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Slug nematodes

SkylarksSkylarks East MidlandsPosts: 379
Hi, has anyone tried these and did they work? The reviews seem mixed, seem to work for some people and not others. 

I’ve only started growing veg 3 years ago, first and second year not too much of a problem, last year was a nightmare. My friend who started growing veg the same year as me had the same problem last year with slugs and other insects. 
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  • debs64debs64 West Midlands, on the edge of the Black Country Posts: 4,610
    I use them and if applied correctly I think they work really well but wait until soil is warm and damp and follow instructions to the letter. Best of luck!
  • FairygirlFairygirl west central ScotlandPosts: 49,201
    The problem with nematodes is that, as @debs64 says, the soil needs to be warm enough for them to be effective.
    That makes it difficult if you live in a colder area. They already have a stranglehold here by the time it warms up. 
    It can be a difficult problem to tackle successfully. I pick them out from their hiding places and dispatch them as much as possible, and largely avoid growing susceptible plants, but that makes it tricky if you want to grow lots of veg.  It's mostly a balance of patience and using several methods to get a result.

    As soon as you grow tasty greenery of any kind, they arrive with all their pals... ;)

    It's a place where beautiful isn't enough of a word....


  • SkylarksSkylarks East MidlandsPosts: 379
    Thank you ladies. Yes, the blasted things like to have a party when the green stuff grows   

    I also have beer traps so will use them along with the nematodes. 

    One more question, is this a course enough watering rose? I’ve places a bamboo skewer there for scale. 


  • Bee witchedBee witched Scottish BordersPosts: 1,099
    Hi @Skylarks,

    I've used slug nematodes for a few years now and they work well .... but you do need to get the right sized rose or it will clog up and the job becomes a nightmare.
    I speak from experience o 

    The rose that works best for me has holes which are 1mm. 
    So I suggest you try and put a 1mm drill bit (if you have one) through the holes in your rose to see if it will be OK.
    Don't be tempted to buy an applicator ... I found that they all clog.

    Bee x

    Bees must gather nectar from two million flowers to make one pound of honey   
  • wild edgeswild edges The north west of south east WalesPosts: 8,892
    Alternative opinion. Nematodes don't discriminate between beneficial slugs and snails and the ones that cause damage to plants. It's a blanket death sentence for all of them and has a knock on effect to soil health and the wider ecosystem in your garden and surrounding area. Birds rely on snail shells for calcium as well as slugs and snails for food as just one example. Very little information is available on the wider impact of nematode use, how long it stays active, transmission rates and what other creatures are also affected. There have been suggestions that they can infect hibernating bumblebees. Use with due caution in my opinion. I will stick to beer traps that exclude snails and manual removal personally.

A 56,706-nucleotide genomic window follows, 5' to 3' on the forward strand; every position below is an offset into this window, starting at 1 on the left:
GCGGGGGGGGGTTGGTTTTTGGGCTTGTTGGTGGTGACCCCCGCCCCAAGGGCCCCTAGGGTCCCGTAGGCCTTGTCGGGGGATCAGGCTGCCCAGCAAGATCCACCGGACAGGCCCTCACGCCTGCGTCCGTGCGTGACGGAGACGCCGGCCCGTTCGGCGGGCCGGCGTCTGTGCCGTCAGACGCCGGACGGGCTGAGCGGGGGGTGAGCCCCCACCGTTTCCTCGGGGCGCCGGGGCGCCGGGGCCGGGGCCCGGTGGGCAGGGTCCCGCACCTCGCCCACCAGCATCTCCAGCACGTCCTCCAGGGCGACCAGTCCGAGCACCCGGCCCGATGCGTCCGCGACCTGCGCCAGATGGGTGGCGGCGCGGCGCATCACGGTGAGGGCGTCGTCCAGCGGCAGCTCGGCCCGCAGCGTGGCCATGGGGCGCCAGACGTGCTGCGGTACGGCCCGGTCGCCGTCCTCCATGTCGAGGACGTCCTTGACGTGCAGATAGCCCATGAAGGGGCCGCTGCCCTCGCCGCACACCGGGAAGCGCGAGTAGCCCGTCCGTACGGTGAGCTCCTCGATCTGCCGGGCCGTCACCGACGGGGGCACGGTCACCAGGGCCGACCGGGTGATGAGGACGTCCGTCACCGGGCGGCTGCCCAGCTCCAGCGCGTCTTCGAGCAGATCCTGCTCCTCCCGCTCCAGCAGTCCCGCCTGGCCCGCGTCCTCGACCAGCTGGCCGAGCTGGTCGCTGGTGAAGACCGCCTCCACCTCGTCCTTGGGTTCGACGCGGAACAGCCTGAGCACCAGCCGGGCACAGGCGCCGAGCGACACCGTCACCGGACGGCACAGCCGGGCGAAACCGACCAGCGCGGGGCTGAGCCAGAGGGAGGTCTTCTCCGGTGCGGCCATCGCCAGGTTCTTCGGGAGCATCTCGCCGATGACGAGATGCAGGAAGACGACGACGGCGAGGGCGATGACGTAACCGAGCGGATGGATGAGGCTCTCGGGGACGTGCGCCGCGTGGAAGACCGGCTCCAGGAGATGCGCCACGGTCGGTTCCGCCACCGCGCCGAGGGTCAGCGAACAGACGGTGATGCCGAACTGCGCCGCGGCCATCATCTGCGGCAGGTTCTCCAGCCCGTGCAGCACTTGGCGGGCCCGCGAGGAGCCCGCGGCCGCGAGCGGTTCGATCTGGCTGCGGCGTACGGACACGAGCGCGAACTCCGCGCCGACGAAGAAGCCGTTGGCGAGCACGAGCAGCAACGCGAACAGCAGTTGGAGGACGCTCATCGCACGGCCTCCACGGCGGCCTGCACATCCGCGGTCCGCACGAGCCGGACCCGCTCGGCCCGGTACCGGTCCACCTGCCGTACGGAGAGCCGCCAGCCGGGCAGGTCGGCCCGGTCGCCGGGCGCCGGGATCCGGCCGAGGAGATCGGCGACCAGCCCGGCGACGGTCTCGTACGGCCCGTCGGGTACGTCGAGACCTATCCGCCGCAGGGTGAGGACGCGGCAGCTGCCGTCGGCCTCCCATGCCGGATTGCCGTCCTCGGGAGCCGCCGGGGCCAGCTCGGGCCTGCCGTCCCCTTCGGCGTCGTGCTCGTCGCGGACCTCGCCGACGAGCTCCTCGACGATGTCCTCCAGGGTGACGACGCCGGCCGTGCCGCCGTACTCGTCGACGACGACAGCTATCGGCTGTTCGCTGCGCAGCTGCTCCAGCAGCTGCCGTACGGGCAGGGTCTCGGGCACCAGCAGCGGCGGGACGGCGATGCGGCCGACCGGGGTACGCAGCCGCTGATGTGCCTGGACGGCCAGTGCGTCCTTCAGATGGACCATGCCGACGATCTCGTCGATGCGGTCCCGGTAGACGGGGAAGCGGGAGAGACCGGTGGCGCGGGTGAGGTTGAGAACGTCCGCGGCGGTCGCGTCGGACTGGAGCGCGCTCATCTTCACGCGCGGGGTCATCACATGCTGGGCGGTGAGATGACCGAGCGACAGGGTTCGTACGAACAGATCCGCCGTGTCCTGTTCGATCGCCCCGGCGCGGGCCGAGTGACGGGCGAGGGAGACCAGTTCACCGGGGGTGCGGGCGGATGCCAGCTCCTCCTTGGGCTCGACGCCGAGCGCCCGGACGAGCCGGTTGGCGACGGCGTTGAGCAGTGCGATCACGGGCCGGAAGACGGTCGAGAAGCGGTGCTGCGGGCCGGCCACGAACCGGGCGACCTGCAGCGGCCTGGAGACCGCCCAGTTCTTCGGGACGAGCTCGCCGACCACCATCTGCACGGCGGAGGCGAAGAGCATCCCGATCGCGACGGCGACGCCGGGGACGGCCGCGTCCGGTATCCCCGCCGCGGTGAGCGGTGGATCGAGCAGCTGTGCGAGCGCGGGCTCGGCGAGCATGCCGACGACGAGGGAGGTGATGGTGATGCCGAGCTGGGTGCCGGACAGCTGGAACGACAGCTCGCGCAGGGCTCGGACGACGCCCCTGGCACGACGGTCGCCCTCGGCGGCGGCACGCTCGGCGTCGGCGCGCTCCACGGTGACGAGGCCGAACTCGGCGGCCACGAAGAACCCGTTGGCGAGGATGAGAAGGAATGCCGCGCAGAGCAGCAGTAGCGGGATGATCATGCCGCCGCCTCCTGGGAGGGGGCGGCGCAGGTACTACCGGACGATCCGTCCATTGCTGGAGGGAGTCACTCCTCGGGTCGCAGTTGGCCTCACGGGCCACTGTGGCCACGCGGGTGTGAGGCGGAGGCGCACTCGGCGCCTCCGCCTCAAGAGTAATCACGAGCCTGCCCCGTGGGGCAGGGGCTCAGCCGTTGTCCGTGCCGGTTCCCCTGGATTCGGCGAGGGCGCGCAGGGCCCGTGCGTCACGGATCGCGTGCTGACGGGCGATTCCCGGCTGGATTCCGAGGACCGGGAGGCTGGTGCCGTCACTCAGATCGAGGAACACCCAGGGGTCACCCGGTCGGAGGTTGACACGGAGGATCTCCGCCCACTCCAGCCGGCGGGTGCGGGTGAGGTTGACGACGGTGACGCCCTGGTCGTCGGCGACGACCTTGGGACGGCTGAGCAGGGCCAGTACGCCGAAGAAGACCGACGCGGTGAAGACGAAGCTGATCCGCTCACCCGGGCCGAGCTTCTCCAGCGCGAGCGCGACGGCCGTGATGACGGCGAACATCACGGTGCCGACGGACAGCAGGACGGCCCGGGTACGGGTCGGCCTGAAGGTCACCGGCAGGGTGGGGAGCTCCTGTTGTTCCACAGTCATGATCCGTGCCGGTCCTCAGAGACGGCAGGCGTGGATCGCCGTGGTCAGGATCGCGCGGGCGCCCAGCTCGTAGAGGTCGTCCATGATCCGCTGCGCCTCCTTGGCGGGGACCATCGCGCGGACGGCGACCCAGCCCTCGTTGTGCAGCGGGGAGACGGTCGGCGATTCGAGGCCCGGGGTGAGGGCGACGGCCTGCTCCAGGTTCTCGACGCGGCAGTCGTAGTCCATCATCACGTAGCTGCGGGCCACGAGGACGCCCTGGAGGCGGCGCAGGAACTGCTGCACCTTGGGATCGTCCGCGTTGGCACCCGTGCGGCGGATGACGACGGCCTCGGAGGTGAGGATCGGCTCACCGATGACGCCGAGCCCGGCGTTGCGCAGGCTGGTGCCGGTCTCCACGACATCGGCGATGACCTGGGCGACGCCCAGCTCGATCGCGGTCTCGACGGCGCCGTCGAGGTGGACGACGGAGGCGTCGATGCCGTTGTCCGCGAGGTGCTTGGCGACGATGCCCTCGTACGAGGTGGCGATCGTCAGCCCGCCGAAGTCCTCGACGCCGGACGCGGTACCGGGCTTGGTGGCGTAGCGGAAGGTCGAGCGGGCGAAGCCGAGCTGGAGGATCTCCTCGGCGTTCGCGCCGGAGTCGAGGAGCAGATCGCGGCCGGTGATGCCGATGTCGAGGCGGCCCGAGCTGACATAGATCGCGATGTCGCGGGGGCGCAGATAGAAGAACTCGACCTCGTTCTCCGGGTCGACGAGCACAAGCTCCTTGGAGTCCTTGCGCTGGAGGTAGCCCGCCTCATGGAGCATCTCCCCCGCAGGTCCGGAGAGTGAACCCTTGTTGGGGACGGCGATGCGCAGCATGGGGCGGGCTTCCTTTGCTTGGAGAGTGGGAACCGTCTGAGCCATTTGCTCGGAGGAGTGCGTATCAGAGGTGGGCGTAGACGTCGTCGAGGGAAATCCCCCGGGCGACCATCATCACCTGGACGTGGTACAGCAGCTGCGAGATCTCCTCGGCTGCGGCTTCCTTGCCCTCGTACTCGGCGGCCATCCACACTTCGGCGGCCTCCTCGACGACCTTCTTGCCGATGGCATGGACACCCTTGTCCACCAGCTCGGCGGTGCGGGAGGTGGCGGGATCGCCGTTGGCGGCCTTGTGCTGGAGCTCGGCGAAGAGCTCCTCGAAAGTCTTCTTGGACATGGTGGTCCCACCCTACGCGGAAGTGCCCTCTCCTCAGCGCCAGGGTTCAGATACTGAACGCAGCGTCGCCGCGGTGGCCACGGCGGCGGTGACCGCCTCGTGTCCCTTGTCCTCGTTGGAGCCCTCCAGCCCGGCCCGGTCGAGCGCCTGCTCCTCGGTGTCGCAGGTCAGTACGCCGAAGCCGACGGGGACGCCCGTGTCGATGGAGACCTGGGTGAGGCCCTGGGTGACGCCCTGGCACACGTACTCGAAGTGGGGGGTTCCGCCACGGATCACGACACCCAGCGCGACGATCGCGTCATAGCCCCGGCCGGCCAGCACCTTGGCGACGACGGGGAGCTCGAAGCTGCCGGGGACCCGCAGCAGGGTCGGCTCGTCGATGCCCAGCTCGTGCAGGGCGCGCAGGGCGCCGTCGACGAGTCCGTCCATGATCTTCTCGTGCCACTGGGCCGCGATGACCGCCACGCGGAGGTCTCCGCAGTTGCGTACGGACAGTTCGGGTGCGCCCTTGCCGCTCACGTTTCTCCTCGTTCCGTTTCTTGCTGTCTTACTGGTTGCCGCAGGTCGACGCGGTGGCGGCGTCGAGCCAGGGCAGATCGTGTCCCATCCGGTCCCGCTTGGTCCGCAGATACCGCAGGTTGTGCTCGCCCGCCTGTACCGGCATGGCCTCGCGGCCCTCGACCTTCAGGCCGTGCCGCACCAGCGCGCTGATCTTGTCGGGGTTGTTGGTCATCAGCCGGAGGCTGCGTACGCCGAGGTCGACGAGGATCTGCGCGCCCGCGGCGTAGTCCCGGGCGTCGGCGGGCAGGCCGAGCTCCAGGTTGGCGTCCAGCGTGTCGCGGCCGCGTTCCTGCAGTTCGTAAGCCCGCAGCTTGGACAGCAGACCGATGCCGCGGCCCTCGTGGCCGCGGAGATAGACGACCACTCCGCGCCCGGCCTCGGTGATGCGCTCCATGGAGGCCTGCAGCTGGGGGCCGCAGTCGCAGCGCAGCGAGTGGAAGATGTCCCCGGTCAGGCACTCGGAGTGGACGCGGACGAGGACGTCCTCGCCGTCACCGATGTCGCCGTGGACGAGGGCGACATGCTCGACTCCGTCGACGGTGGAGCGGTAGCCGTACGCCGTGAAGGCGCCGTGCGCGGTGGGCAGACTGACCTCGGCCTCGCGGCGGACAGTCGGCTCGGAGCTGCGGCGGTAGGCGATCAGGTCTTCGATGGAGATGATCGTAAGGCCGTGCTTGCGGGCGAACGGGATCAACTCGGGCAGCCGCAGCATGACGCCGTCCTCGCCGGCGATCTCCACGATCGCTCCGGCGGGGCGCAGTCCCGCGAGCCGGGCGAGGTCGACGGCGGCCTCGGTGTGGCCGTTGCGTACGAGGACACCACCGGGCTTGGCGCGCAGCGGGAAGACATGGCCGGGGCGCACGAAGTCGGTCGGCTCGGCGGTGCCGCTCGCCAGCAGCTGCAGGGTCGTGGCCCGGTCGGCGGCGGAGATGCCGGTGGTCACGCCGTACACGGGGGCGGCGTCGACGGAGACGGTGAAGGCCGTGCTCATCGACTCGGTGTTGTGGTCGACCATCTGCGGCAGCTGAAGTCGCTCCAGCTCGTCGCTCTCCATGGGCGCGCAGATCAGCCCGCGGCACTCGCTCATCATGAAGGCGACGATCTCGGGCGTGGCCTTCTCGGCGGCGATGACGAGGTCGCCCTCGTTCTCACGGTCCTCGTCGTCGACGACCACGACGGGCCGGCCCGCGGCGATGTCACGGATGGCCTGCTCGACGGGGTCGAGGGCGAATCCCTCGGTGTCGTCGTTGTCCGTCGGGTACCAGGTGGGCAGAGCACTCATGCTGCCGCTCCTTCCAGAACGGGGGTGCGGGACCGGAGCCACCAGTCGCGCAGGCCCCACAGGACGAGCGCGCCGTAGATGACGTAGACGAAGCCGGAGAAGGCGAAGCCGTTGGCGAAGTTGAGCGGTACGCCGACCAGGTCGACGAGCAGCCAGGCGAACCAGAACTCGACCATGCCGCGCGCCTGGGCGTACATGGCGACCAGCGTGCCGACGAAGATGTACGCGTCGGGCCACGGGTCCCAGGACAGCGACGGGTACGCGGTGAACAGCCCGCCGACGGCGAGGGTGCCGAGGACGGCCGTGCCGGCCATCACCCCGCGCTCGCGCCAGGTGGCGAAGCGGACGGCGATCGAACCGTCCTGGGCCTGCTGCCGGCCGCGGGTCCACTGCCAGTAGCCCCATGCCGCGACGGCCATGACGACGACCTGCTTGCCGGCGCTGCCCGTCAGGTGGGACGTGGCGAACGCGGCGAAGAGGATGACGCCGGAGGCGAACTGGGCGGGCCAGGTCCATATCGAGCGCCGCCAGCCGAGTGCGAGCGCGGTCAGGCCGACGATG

Tradition is just peer pressure from dead people
  • FireFire North LondonPosts: 17,116
    Nematodes haven't worked for me at all. I have followed instructions to the letter but have ninja slugs. I am trying leopard slug transfer this year. Hopely they will eat the Spanish slugs (Arion vulgaris) that decimate my front garden.
  • SkylarksSkylarks East MidlandsPosts: 379
    Thank you Bee witched for the advice and sharing your experience. I will get a 1mm drill bit to widen the holes. 

    Wild edges, thank you for the alternative view point. I appreciate you taking the time to post but I’m very much a low maintenance gardener and with the slugs eating so much of my veg and plants last year, I am going full on battle mode with them this year 🥊

    Fire, good luck with getting rid of your ninja slugs this year. I’ve not heard of leopard slug transfer, so something new for me to look into. 
  • PosyPosy Isle of Wight.Posts: 3,601
    Slugs are likely to be active so long as the soil is not frozen or baked dry. Nematodes only work in warmer soil, so there is a danger that your seedlings will be eaten before you apply the nematodes. Leopard slugs, as well as birds, frogs and toads, will make almost no impact on your slugs, I'm afraid. I don't quite understand the term 'beneficial ' slugs, but Spanish slugs certainly don't fall in to that category.
  • wild edgeswild edges The north west of south east WalesPosts: 8,892
    Posy said:
    I don't quite understand the term 'beneficial ' slugs, but Spanish slugs certainly don't fall in to that category.
    Slugs have a crucial role in soil health in terms of breaking down rotting plant material but they're also very helpful in weed control as they eat weed seedlings and even adult weeds. They're also a key element of the food chain for all kinds of animals which then go on to help control other pests in the garden. Blanket slug removal will do more harm than we can really perceive but as gardens are generally fairly broken ecosystems anyway it's hard to measure the impact of their loss. My philosophy is that the less you interfere the less you need to interfere.

    Tradition is just peer pressure from dead people
  • SkylarksSkylarks East MidlandsPosts: 379
    Posy said:
    Slugs are likely to be active so long as the soil is not frozen or baked dry. Nematodes only work in warmer soil, so there is a danger that your seedlings will be eaten before you apply the nematodes. 
    Thanks for the tip on warmer soil. I’m going to wait until it’s warmer before planting my seedlings out. 
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